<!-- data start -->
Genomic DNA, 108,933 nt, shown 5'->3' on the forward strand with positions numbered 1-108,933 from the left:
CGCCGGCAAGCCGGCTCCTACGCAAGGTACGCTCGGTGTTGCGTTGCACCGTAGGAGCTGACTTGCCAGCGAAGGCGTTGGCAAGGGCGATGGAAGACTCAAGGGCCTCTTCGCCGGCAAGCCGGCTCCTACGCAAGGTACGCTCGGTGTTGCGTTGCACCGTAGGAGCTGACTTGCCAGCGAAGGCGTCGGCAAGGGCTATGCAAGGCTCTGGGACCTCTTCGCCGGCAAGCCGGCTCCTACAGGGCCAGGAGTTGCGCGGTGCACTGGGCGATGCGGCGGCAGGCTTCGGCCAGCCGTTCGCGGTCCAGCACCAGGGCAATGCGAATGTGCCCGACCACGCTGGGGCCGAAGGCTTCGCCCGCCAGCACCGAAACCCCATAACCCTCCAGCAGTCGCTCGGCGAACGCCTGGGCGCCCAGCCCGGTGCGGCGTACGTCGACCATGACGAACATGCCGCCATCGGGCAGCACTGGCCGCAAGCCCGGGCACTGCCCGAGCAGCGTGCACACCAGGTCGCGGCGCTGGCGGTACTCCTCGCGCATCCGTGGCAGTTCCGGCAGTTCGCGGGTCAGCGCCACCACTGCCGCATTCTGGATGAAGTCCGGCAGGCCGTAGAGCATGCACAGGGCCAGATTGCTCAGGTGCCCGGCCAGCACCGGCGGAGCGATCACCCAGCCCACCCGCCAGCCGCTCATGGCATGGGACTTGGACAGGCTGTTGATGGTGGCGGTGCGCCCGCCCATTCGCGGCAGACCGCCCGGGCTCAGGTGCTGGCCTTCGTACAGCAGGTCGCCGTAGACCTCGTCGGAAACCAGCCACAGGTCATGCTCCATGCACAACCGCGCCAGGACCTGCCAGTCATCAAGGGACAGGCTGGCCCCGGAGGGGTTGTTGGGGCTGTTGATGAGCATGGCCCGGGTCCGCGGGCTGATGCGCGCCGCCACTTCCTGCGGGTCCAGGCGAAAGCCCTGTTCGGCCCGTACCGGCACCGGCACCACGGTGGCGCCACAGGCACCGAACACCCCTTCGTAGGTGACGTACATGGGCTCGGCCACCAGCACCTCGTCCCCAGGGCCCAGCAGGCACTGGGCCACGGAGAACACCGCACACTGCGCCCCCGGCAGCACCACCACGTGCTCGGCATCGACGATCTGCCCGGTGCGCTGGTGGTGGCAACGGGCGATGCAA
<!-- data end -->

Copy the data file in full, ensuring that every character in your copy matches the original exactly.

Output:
Genomic DNA, 108,933 nt, shown 5'->3' on the forward strand with positions numbered 1-108,933 from the left:
CGCCGGCAAGCCGGCTCCTACGCAAGGTACGCTCGGTGTTGCGTTGCACCGTAGGAGCTGACTTGCCAGCGAAGGCGTTGGCAAGGGCGATGGAAGACTCAAGGGCCTCTTCGCCGGCAAGCCGGCTCCTACGCAAGGTACGCTCGGTGTTGCGTTGCACCGTAGGAGCTGACTTGCCAGCGAAGGCGTCGGCAAGGGCTATGCAAGGCTCTGGGACCTCTTCGCCGGCAAGCCGGCTCCTACAGGGCCAGGAGTTGCGCGGTGCACTGGGCGATGCGGCGGCAGGCTTCGGCCAGCCGTTCGCGGTCCAGCACCAGGGCAATGCGAATGTGCCCGACCACGCTGGGGCCGAAGGCTTCGCCCGCCAGCACCGAAACCCCATAACCCTCCAGCAGTCGCTCGGCGAACGCCTGGGCGCCCAGCCCGGTGCGGCGTACGTCGACCATGACGAACATGCCGCCATCGGGCAGCACTGGCCGCAAGCCCGGGCACTGCCCGAGCAGCGTGCACACCAGGTCGCGGCGCTGGCGGTACTCCTCGCGCATCCGTGGCAGTTCCGGCAGTTCGCGGGTCAGCGCCACCACTGCCGCATTCTGGATGAAGTCCGGCAGGCCGTAGAGCATGCACAGGGCCAGATTGCTCAGGTGCCCGGCCAGCACCGGCGGAGCGATCACCCAGCCCACCCGCCAGCCGCTCATGGCATGGGACTTGGACAGGCTGTTGATGGTGGCGGTGCGCCCGCCCATTCGCGGCAGACCGCCCGGGCTCAGGTGCTGGCCTTCGTACAGCAGGTCGCCGTAGACCTCGTCGGAAACCAGCCACAGGTCATGCTCCATGCACAACCGCGCCAGGACCTGCCAGTCATCAAGGGACAGGCTGGCCCCGGAGGGGTTGTTGGGGCTGTTGATGAGCATGGCCCGGGTCCGCGGGCTGATGCGCGCCGCCACTTCCTGCGGGTCCAGGCGAAAGCCCTGTTCGGCCCGTACCGGCACCGGCACCACGGTGGCGCCACAGGCACCGAACACCCCTTCGTAGGTGACGTACATGGGCTCGGCCACCAGCACCTCGTCCCCAGGGCCCAGCAGGCACTGGGCCACGGAGAACACCGCACACTGCGCCCCCGGCAGCACCACCACGTGCTCGGCATCGACGATCTGCCCGGTGCGCTGGTGGTGGCAACGGGCGATGCAA